Global rules needed to curb trade in arms components: report

CEAT Kelani Holdings Managing Director Ravi Dadlani (right) and Lanka Ashok Leyland CEO Umesh Gautham exchange the OEM agreement

LONDON, Oct 2, 2006 (AFP) – Weapons merchants are profiting from the lack of an international judicial framework to supply arms to individuals with few human rights scruples and to states under embargo, a new report said Monday. The globalization of the weapons industry has shed light on the shortcomings of existing legislation to control it, according to the report “Arms without Borders,” published jointly by Amnesty International, Oxfam International and the International Action Network on Small Arms, an umbrella organization of 600 NGOs.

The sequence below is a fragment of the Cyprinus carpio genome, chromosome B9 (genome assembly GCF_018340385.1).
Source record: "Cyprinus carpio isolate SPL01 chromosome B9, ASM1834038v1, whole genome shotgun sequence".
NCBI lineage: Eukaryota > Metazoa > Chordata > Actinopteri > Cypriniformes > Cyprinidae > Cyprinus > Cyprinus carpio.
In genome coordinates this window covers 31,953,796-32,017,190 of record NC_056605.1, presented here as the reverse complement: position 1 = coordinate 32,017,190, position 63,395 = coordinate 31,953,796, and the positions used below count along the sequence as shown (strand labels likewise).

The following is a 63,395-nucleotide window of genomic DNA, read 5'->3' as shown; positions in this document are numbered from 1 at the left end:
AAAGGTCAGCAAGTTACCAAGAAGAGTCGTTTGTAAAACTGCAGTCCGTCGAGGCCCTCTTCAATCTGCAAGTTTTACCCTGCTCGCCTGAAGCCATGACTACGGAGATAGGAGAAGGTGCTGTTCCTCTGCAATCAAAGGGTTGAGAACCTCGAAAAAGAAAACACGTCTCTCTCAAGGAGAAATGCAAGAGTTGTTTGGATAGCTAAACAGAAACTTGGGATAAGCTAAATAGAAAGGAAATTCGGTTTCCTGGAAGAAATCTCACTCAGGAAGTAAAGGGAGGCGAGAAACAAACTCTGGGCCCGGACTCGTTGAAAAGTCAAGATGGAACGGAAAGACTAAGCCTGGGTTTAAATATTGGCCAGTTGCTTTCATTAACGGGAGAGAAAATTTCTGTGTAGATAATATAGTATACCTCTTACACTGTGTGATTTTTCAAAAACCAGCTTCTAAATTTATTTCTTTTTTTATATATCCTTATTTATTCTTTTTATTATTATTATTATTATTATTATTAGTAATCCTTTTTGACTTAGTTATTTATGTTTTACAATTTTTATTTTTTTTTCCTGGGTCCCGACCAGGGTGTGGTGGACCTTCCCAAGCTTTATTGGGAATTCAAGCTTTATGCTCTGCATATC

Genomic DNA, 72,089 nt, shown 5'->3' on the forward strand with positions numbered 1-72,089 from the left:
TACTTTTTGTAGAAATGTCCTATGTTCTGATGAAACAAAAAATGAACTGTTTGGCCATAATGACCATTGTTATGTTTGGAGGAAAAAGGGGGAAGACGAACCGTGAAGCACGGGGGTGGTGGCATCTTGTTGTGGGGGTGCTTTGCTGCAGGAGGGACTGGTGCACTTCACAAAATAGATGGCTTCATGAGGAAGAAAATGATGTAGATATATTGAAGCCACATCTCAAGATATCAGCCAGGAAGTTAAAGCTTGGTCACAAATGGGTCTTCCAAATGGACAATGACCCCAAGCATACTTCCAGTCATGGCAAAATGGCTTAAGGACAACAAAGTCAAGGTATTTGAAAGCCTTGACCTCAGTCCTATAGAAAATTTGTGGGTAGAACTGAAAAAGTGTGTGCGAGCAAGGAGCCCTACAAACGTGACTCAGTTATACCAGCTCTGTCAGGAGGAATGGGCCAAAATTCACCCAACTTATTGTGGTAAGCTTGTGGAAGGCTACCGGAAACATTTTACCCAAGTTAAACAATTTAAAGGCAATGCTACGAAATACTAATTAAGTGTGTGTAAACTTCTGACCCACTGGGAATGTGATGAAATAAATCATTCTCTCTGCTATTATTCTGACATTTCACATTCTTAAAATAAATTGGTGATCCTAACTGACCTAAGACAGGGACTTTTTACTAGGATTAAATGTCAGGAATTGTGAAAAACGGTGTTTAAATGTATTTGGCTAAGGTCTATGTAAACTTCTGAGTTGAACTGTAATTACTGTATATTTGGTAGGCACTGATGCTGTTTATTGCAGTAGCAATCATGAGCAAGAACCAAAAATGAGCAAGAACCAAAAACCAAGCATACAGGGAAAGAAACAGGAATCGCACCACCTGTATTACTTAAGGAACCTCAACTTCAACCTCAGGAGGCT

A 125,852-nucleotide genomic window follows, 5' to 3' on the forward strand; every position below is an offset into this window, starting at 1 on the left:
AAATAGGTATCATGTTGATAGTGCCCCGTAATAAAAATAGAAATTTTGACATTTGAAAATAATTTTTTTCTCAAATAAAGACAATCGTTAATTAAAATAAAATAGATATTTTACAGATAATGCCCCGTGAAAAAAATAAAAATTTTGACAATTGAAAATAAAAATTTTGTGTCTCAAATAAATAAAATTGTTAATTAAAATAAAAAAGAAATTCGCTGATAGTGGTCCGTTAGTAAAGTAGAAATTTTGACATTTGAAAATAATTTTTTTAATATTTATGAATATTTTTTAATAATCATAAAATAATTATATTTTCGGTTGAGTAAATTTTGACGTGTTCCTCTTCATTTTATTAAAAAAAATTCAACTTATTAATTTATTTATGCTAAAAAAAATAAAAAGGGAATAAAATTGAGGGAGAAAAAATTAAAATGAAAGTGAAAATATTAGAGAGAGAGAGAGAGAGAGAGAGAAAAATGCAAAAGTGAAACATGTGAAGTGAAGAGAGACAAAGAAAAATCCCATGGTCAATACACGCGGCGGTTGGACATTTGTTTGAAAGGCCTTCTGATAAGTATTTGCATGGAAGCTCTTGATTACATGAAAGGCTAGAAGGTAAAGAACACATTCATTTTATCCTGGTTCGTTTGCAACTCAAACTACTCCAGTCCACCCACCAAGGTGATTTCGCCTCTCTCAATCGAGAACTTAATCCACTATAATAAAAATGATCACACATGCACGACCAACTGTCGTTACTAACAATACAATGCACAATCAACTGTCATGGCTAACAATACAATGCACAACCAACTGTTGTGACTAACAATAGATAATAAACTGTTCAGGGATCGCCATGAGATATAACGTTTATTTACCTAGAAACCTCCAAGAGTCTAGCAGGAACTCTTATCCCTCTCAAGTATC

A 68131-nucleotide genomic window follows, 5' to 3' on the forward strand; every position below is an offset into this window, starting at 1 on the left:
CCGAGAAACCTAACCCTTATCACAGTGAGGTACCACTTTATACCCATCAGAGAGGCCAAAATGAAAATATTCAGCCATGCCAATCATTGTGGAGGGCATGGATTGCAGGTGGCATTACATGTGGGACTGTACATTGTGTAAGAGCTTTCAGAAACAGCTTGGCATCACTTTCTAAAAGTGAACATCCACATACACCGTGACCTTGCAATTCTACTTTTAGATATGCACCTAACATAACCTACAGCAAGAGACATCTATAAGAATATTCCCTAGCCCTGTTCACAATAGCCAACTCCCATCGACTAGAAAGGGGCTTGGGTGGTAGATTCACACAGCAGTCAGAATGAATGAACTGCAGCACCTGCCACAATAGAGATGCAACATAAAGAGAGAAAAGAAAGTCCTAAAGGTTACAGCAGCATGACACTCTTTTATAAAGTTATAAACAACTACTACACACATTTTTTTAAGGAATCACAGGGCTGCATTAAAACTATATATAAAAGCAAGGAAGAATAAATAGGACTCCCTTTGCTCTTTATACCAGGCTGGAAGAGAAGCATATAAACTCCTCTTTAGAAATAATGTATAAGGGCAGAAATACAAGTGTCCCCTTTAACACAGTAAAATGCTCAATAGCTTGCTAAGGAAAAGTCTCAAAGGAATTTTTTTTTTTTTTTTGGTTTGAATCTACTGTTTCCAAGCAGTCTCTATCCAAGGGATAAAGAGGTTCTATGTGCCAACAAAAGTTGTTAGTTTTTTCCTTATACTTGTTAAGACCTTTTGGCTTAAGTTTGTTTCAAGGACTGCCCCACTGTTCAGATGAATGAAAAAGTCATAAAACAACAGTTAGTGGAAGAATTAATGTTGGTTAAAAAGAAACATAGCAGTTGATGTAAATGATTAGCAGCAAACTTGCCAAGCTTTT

“This report reveals a litany of deficiencies and of destroyed lives,” said Jeremy Hobbs, director of Oxfam International. “Weapons companies are globalizing, but the legislation is not, and the result is the arming of regimes guilty of abuse.”

The three organizations have formed a coalition arguing for an international treaty to regulate the weapons trade.

The report outlines how American, European and Canadian companies bypass laws regulating weapons trade by selling arms in detached pieces or by subcontracting their activities to local businesses.

“Europe and North America are rapidly becoming the Ikeas of the arms industry, supplying people guilty of human rights abuses so

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